Ruptured subcapsular hematoma after laparoscopic cholecystectomy attributed to ketorolac-induced coagulopathy

Surg Endosc. 2003 Apr;17(4):659. doi: 10.1007/s00464-002-4255-9. Epub 2003 Feb 10.


Ketorolac is the first injectable nonsteroidal antiinflammatory drug used as an analgesic in the perioperative period. However, gastrointestinal bleeding is a risk associated with its perioperative administration. A 23-year-old woman was admitted for elective laparoscopic cholecystectomy. Her medical history was unremarkable except for a complaint of intermittent right upper quadrant pain for several months. The operative procedure was uneventful. Thirty milligrams of ketorolac were given intravenously just prior to termination of surgery. Eighteen hours after surgery, the patient developed right upper quadrant pain associated with tachycardia and hypotension. Abdominal computed tomography (CT) scan demonstrated a large subcapsular hematoma of the liver. A few hours later, the hemodynamic condition worsened, and the patient was taken to the operating room. Laparoscopic exploration showed a ruptured subcapsular hematoma with active bleeding. No evidence of parenchymal injury of the gallbladder bed was found. The hematoma was evacuated and hemostasis was performed laparoscopically. Ketorolac has a strong antiplatelet activity and further acts by the inhibition of platelet function, which may last as long as 24 h after the last administration. Surgeons and anesthesiologists should be aware that ketorolac may cause or aggravate bleeding.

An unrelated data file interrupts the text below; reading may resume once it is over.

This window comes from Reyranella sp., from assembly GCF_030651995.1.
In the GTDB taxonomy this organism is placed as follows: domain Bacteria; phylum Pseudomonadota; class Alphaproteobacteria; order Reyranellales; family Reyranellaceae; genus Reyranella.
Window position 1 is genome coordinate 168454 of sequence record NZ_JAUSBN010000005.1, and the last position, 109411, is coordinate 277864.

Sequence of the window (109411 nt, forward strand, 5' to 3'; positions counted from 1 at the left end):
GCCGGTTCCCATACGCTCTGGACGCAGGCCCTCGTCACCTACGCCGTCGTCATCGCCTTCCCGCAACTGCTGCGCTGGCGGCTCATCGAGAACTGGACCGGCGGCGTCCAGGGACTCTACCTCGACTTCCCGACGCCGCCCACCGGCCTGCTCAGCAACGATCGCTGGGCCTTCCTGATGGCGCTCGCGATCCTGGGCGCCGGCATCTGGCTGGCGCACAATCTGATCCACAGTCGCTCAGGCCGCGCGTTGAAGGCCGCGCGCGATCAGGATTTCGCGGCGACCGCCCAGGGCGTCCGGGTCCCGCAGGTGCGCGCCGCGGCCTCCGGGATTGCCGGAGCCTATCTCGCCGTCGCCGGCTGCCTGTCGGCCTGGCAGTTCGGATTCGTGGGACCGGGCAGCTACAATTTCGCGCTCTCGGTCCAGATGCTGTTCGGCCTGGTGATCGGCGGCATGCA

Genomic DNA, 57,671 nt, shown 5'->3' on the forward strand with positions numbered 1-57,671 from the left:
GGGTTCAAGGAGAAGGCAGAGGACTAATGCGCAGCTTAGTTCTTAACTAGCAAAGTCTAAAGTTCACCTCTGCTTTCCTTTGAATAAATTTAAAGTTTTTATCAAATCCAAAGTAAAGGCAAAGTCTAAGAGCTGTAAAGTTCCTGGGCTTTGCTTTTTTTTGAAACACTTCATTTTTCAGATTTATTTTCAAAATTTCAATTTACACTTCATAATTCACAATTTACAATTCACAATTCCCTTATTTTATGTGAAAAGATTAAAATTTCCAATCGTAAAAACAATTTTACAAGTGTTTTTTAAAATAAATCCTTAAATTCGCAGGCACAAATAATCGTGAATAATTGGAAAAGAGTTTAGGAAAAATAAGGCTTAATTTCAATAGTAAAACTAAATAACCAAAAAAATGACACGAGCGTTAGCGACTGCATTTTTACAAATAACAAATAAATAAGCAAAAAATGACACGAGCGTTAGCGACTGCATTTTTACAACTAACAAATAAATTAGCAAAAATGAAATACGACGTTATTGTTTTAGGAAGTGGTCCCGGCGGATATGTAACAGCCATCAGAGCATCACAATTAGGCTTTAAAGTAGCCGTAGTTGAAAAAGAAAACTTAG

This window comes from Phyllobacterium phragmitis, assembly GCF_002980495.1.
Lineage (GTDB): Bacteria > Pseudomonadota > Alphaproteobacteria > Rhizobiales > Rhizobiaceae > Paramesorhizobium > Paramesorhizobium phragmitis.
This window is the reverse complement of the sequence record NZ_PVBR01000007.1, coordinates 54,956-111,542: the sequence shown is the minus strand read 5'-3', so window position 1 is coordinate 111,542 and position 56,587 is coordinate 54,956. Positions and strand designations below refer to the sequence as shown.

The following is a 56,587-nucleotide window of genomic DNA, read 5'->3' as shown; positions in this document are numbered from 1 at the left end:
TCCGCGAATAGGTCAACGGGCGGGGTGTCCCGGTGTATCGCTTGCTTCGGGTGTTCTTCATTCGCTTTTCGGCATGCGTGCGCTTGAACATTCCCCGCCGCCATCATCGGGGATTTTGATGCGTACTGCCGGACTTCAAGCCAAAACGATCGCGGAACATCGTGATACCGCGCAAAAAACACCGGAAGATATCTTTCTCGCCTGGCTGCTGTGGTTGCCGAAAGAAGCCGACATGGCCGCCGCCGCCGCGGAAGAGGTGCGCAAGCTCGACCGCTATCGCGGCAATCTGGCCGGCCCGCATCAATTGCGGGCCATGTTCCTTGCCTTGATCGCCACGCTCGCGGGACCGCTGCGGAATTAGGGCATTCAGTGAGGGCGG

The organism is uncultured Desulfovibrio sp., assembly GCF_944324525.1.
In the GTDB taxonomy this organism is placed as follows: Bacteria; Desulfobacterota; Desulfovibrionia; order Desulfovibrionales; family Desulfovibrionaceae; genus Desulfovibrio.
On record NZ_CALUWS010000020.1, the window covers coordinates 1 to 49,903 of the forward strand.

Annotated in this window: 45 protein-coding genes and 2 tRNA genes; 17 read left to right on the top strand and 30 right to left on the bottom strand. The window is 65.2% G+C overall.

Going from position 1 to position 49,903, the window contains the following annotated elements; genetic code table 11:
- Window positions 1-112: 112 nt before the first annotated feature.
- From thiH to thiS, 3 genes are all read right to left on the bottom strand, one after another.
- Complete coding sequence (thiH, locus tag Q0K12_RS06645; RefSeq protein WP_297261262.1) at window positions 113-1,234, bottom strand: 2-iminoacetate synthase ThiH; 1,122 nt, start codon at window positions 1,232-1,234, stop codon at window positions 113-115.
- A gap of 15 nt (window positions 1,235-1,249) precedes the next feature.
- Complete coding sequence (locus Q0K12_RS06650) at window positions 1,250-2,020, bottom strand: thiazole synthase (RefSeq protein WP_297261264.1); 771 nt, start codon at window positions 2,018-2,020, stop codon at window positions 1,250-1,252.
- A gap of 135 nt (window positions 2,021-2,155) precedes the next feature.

Publication types

  • Case Reports

MeSH terms

  • Adult
  • Anti-Inflammatory Agents, Non-Steroidal / adverse effects*
  • Blood Coagulation / drug effects
  • Chemical and Drug Induced Liver Injury*
  • Cholecystectomy, Laparoscopic*
  • Female
  • Hematoma / chemically induced*
  • Hematoma / diagnosis
  • Hematoma / surgery*
  • Humans
  • Ketorolac / adverse effects*
  • Laparoscopy
  • Liver Diseases / diagnosis
  • Liver Diseases / surgery*
  • Rupture, Spontaneous


  • Anti-Inflammatory Agents, Non-Steroidal
  • Ketorolac